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I wrote the absolute function using ternary operator as follows

int abs(int a) {
 a >=0 ? return a : return -a;
}

I get the following error messages

../src/templates.cpp: In function ‘int abs(int)’:
../src/templates.cpp:4: error: expected primary-expression before ‘return’
../src/templates.cpp:4: error: expected ‘:’ before ‘return’
../src/templates.cpp:4: error: expected primary-expression before ‘return’
../src/templates.cpp:4: error: expected ‘;’ before ‘return’
../src/templates.cpp:4: error: expected primary-expression before ‘:’ token
../src/templates.cpp:4: error: expected ‘;’ before ‘:’ token
../src/templates.cpp:5: warning: no return statement in function returning non-void

If I write like this

return a>=0 ? a : -a;

I don't get any error. What's the difference between the two?

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5 Answers 5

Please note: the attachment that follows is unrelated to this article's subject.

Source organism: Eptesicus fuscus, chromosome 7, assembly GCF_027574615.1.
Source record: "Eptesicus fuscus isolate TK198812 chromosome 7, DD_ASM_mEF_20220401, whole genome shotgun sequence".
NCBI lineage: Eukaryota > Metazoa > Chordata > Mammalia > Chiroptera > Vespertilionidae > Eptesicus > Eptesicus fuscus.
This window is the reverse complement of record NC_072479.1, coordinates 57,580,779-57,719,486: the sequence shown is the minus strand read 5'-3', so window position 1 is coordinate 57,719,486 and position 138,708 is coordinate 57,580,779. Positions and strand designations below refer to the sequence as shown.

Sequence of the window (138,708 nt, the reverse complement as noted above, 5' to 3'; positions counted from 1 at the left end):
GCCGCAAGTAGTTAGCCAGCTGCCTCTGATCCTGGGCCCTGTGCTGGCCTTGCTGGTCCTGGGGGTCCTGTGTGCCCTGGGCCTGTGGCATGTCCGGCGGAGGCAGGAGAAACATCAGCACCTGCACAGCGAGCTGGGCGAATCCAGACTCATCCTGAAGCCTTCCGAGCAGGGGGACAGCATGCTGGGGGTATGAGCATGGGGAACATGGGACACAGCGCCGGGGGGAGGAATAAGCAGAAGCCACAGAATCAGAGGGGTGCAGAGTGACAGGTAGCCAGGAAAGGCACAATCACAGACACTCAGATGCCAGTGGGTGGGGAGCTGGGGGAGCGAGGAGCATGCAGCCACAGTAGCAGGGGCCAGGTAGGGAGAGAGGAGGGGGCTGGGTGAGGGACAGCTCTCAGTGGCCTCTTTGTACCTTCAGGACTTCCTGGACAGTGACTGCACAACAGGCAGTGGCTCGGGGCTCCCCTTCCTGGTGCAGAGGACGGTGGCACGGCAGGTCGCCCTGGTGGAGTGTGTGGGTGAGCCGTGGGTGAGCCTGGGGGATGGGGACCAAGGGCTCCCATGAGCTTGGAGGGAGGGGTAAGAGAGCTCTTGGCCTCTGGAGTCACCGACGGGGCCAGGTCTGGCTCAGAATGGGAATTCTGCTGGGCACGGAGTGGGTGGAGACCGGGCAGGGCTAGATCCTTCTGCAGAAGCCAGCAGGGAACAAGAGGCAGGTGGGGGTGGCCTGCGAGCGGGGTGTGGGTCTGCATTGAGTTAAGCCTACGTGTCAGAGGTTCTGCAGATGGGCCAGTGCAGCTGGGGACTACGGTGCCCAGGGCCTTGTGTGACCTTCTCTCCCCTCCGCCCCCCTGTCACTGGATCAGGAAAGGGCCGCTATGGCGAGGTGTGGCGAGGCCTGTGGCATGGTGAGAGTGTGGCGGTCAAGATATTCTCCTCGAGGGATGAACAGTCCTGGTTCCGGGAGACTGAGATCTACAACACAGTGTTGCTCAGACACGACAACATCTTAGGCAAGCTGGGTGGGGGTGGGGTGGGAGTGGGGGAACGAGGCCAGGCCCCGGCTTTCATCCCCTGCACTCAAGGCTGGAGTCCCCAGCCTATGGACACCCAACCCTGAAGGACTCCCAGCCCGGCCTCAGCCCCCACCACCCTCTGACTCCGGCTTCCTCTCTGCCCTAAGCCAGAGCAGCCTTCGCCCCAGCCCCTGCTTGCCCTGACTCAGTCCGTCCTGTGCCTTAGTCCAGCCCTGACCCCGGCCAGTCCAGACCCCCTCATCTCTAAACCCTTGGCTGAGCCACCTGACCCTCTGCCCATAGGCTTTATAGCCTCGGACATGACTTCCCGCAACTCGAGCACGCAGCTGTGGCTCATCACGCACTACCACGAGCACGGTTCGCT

up vote 20 down vote accepted

The second and third arguments to the ternary operator are expressions, not statements.

 return a

is a statement

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The first argument to the ternary operator is also an expression, of course. The latter two might be expressions of type void, though. –  Jonathan Leffler Oct 12 '10 at 19:28
    
Yes, it's just that the OP's issue was with the last two... –  Paul Oct 12 '10 at 19:30

What's the difference between the two?

One is correct syntax, the other is not.

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4  
+1 for stating the obvious :D –  Vinzenz Oct 12 '10 at 21:45

Return is a statement and cannot be used where a value is expected.

You must use expressions (which usually yield a value) in the three components of the ternary operator.

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?: is an operator that takes three expressions and evaluates them in some way to produce a result. return a is not an expression (it's a statement), so your first form doesn't work. It's the same as you can't put return in the arguments of other operators: return a + return b will also not work.

If you want the returns in the separate branches, use if instead:

if (a >=0)
   return a;
else
   return -a;
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Your syntax is incorrect. It should be

if (a >=0)
    return a;
else
    return -a;

or the way you wanted it:

return a >=0 ? a : -a;
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